The decision to file personal bankruptcy rarely occurs in a vacuum. There are unavoidable situations and circumstances which usually snowball until financial insolvency results. For anyone with a pulse, this situation can be very difficult to handle.

Bankruptcy usually arises out of not only unmanageable planned and budgeted expenses, but unforeseen expenses as well, such as losses arising from natural disasters and medical emergencies. Bankruptcy usually occurs when there is a large amount of debt, sudden unemployment and divorce.

No doubt you have heard a lot of conflicting information about personal bankruptcy. Let’s take a look at some of the myths and facts.

One myth (and one that some of your creditors would have you believe) is that you cannot file for personal bankruptcy. This is certainly a misconception and not true. According to changes made in 2005 by the U.S. Congress, any debtor is allowed to file for personal bankruptcy. State laws govern personal bankruptcy filings, by determining whether the person qualifies for a liquidation of assets or debt reorganization bankruptcy.

Another of the myths is that it is embarrassing filing for personal bankruptcy. Filing for bankruptcy is not as embarrassing or denigrating as when creditors start to hound you. Constant calls from creditors and possibly having your wages garnished are causes for stress and trauma, as compared to when you file for personal bankruptcy.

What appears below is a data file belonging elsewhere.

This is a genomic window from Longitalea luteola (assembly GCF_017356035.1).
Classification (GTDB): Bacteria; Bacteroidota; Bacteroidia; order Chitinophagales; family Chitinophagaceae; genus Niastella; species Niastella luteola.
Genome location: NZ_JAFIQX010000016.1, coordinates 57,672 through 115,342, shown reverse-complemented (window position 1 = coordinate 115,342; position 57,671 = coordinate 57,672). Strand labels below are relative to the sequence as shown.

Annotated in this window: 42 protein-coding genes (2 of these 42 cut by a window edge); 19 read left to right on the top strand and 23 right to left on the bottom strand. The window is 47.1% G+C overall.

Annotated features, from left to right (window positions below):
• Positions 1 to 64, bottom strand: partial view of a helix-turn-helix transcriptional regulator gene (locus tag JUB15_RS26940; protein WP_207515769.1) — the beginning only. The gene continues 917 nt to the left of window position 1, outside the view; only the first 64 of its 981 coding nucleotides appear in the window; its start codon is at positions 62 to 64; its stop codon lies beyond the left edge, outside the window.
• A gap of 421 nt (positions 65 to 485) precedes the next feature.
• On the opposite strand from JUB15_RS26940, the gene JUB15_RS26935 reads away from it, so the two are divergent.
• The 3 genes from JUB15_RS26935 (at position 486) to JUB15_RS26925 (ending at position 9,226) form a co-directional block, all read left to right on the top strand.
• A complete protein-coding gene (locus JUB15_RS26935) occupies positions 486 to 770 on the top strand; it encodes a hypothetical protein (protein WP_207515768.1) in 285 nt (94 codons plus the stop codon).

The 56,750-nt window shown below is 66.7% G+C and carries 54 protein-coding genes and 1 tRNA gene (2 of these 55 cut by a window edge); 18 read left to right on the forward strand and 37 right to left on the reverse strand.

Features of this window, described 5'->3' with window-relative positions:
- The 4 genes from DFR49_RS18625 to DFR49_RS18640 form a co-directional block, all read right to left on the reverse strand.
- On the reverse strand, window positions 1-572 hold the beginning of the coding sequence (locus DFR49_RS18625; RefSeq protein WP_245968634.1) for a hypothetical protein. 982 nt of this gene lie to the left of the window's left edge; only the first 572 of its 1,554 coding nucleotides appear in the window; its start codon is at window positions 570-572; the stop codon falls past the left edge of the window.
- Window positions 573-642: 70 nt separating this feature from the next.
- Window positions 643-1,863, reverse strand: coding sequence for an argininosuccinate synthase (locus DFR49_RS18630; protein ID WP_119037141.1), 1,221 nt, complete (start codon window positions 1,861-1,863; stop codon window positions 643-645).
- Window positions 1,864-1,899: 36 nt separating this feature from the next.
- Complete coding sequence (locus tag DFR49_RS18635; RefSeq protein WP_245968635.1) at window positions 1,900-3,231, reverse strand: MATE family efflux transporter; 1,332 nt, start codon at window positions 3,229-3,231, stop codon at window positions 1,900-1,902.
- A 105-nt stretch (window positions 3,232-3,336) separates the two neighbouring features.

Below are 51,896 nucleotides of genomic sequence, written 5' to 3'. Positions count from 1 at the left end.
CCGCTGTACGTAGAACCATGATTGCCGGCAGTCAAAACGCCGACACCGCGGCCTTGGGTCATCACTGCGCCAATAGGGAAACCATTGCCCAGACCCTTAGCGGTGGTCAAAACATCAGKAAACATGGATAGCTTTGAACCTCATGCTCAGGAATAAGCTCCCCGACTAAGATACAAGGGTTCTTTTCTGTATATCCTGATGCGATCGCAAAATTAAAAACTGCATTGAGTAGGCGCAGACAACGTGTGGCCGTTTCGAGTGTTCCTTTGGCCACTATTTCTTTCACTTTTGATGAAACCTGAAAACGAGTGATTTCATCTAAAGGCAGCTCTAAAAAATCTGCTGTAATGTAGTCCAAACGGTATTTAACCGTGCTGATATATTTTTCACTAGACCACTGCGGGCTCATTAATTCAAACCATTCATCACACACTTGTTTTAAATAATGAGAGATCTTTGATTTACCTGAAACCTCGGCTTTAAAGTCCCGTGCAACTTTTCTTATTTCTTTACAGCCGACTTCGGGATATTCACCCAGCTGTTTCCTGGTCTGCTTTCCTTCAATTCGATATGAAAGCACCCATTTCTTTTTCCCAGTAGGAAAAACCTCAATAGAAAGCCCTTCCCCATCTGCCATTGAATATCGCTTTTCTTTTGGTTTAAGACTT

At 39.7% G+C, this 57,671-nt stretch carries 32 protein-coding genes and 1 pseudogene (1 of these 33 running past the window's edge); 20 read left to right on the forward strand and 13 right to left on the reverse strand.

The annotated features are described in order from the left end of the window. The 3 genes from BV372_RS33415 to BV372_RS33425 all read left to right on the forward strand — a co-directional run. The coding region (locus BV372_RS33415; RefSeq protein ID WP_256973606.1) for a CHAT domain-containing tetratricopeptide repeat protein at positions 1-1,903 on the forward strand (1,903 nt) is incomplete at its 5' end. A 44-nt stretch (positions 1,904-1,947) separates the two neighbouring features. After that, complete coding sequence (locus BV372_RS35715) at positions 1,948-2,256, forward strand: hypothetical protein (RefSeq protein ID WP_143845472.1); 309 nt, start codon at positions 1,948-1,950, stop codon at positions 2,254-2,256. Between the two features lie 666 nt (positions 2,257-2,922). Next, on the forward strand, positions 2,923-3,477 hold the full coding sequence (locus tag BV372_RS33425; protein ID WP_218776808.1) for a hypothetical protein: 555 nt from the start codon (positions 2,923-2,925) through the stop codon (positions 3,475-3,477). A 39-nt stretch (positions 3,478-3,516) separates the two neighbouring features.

Filing for bankruptcy allows you to start over for your financial growth and progress, and you should look at it as a reflection of your competency rather than embarrassment.

A third myth is that your credit score will always be bad. True, personal bankruptcy proceedings go on record in your credit report. When it is completed and discharged, that is also recorded, thus wiping out your previous credit record.

Yet another myth is that a person can file for bankruptcy only once in one’s lifetime. This is partly true, to the extent that a person who has filed for a liquidation of assets bankruptcy cannot file for a similar bankruptcy until a period of eight years passes. However, you are allowed to file for a different kind of bankruptcy. This subject will be governed by the law of the state that you file in.

Personal bankruptcy means you lose everything you have is again a misplaced, yet widely held, concept. Bankruptcy laws are designed so that a debtor is able to settle all debts without losing any of their assets. This information can be provided by a licensed state bankruptcy attorney.

Filing for personal bankruptcy is a tiring and difficult process is again a very misguided concept. Anyone can file for personal bankruptcy. Of course, laws do get quite convoluted, and you could certainly use the help of an experienced bankruptcy attorney to make things easier and your filing more reliable.

The decision to file for bankruptcy is never an easy one, and it is even more difficult if you don’t know the facts. If you’re considering this option, read the information above and consult with a qualified bankruptcy attorney in your state.